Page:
Donellan, Nehemias (DNB00)

DONELLAN, NEHEMIAS (d. 1609?), archbishop of Tuam, whose name is written in Irish Fearganinm O'Domhnallain, was born in the county of Galway, and is said to have been a son of Melaghlin O'Donellan, by his wife Sisly, daughter of William O'Kelly of Calla. He was sent to the university of Cambridge, and became a sizar of King's College. A grace of 15 Feb. 1578–9 required that the name of every scholar should be entered in a catalogue within six days of his coming to the university. He was entered in that catalogue as Nehemiah Daniel on 13 Jan. 1579–80, and shortly afterwards matriculated in the same name. Subsequently he migrated to Catharine Hall, where he took the degree of B.A. in 1581–2. On his return to his native country he acted for some time as coadjutor to William Mullaly, or Laly, archbishop of Tuam, and afterwards, on the recommendation of Thomas, earl of Ormonde, he was appointed the successor of that prelate, by letters patent dated 17 Aug. 1595. Two days later he received restitution of the temporalities. In the writ of privy seal directing his appointment, it was alleged that he was very fit to communicate with the people in their mother tongue, and a very meet instrument to retain and instruct them in duty and religion; and that he had also taken pains in translating and putting to the press the Communion Book and New Testament in the Irish language, which her majesty greatly approved of. It is asserted by Teige O'Dugan, who drew up a pedigree of the Donellan family, that he was never in holy orders, but probably the genealogist may have been led to make this startling assertion simply by an unwillingness to acknowledge the orders of the reformed church. In addition to his see the archbishop held by dispensation the rectory of Kilmore in the county of Kilkenny, and the vicarages of Castle-doagh in the diocese of Ossory, and of Donard in the diocese of Dublin. He voluntarily resigned his see in 1609, and dying shortly afterwards at Tuam, was buried in the cathedral there.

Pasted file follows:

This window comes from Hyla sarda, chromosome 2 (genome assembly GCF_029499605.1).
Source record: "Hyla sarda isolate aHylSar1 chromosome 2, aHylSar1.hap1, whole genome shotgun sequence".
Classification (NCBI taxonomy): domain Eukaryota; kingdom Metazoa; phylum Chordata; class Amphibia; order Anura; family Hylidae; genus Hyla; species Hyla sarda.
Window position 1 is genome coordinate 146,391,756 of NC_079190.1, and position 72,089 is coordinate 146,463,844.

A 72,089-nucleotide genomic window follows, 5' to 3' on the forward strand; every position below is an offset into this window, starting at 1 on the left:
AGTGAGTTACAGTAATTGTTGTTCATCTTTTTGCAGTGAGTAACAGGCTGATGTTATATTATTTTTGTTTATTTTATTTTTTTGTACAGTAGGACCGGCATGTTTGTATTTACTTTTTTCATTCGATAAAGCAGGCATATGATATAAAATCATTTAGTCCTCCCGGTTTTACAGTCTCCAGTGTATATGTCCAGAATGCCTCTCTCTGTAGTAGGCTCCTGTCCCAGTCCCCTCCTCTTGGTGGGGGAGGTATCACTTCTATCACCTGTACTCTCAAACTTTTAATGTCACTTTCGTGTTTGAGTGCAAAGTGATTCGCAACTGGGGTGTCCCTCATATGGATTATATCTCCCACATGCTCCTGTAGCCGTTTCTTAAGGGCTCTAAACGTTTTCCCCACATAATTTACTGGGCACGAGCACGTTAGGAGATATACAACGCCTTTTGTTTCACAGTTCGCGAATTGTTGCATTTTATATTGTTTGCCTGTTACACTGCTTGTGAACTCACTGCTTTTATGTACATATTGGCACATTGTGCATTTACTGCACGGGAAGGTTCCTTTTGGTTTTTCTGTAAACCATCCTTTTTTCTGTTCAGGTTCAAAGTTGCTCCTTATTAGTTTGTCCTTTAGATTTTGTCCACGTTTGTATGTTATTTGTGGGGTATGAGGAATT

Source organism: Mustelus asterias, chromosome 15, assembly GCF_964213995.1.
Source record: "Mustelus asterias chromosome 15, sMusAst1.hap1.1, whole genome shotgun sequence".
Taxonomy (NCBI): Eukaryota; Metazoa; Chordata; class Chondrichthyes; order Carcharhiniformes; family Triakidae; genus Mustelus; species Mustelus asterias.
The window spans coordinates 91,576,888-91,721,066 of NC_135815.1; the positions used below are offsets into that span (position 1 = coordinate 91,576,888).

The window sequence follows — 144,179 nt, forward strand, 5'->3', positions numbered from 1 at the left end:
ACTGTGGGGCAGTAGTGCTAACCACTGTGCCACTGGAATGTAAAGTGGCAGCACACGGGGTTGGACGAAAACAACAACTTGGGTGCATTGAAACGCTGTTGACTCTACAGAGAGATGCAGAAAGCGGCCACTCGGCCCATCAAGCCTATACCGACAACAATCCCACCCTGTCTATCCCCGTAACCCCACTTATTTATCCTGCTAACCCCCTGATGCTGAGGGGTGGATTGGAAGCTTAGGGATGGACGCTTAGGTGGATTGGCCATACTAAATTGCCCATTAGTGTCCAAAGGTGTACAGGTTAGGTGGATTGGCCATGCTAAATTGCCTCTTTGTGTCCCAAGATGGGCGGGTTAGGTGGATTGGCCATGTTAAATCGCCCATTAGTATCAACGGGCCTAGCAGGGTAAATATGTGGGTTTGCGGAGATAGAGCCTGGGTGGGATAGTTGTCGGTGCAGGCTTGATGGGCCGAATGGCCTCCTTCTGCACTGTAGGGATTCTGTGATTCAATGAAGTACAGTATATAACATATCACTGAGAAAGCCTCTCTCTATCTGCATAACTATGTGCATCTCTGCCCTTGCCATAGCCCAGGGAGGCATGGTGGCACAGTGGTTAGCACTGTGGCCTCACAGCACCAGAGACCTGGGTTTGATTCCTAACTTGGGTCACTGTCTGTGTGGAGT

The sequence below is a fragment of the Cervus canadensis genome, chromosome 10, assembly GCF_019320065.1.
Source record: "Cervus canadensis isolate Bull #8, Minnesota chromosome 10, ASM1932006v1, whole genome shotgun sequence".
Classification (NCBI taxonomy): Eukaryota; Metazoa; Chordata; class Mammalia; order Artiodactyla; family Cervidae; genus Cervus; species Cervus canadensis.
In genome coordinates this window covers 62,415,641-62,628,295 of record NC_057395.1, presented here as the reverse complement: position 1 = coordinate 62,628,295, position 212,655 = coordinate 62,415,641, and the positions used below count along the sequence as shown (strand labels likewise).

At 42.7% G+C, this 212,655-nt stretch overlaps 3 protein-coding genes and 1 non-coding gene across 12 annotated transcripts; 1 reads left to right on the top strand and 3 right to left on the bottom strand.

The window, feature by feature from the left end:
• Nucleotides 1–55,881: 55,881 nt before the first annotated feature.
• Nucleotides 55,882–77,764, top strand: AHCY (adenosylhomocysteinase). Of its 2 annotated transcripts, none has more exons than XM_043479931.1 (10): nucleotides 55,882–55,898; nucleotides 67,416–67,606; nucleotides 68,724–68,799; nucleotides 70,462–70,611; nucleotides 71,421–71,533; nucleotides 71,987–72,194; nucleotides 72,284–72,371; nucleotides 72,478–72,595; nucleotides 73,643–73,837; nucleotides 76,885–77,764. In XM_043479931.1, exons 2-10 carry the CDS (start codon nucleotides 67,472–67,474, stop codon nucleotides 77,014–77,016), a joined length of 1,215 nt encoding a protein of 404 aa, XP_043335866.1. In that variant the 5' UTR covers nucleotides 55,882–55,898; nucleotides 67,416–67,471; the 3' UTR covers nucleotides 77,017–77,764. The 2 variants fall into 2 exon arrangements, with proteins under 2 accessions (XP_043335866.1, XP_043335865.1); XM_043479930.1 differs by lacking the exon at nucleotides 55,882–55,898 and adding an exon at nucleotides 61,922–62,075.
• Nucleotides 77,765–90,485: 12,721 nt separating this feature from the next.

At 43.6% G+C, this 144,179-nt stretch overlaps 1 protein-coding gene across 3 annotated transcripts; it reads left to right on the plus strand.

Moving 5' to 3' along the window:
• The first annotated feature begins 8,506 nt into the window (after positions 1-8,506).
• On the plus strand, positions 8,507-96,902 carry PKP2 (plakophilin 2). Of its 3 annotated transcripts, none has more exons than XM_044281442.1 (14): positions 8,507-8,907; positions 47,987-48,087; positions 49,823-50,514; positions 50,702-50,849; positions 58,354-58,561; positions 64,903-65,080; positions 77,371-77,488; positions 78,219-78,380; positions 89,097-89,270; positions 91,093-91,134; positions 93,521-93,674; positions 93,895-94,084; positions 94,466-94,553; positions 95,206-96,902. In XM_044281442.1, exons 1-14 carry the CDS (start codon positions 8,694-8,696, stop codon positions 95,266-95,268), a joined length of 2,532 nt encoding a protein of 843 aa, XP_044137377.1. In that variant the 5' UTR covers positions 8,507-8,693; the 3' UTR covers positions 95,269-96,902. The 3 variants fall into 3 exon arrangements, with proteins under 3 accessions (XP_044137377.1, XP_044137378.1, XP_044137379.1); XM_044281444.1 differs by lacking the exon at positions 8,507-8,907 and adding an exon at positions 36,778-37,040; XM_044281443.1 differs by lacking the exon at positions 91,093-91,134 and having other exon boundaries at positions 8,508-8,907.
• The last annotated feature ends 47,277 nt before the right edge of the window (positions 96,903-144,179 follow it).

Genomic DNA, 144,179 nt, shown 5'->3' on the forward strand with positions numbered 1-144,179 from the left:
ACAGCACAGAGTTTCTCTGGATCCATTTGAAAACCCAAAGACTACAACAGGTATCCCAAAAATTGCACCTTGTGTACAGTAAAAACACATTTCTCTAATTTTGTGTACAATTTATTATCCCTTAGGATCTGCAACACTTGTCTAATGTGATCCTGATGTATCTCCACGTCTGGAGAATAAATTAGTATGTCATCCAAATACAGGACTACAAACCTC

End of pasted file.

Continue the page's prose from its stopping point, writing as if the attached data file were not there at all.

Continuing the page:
By his wife Elizabeth, daughter of Nicolas O'Donnell, he had issue John; James, who was knighted, and became lord chief justice of the common pleas in Ireland; Edmund, of Killucan in the county of Westmeath; Teigue, of Ballyheague in the county of Kildare; and Murtough, who received holy orders in the Roman catholic church.

Donellan was a master of the Irish language, and continued the version of the New Testament which had been commenced by John Kearney and Nicholas Walsh, bishop of Ossory, and which was completed by William O'Donnell or Daniell, who was afterwards raised to the archiepiscopal see of Tuam. It was published in 1602 at Dublin, under the title of ‘Tiomna Nuadh ar dtighearna agus ar slanaightheora Iosa Criosd, ar na tarruing gu firinneach as Gréigis gu gaoidheilg. Re Huilliam O Domhnuill.’ It was brought out at the expense of the province of Connaught and of Sir William Usher, the clerk of the council in Ireland. Great expectations were formed of this undertaking, and it was confidently believed that it would be the means of destroying the Roman church in Ireland. It is a noteworthy fact that of the four scholars engaged in translating the New Testament into the Irish vernacular, three—Kearney, Walsh, and Donellan—received their education in the university of Cambridge.

[Cooper's Athenæ Cantab. iii. 15; Cotton's Fasti, iv. 12, v. 271; Gilbert's Dublin, i. 386; Irish and English prefaces to the Irish New Testament (1602); Mason's Life of Bedell, 284; Murdin's State Papers, 306; O'Donovan's Tribes and Customs of Hy-Many, 171; Ware's Bishops (Harris), 615; Ware's Writers (Harris), 97.]

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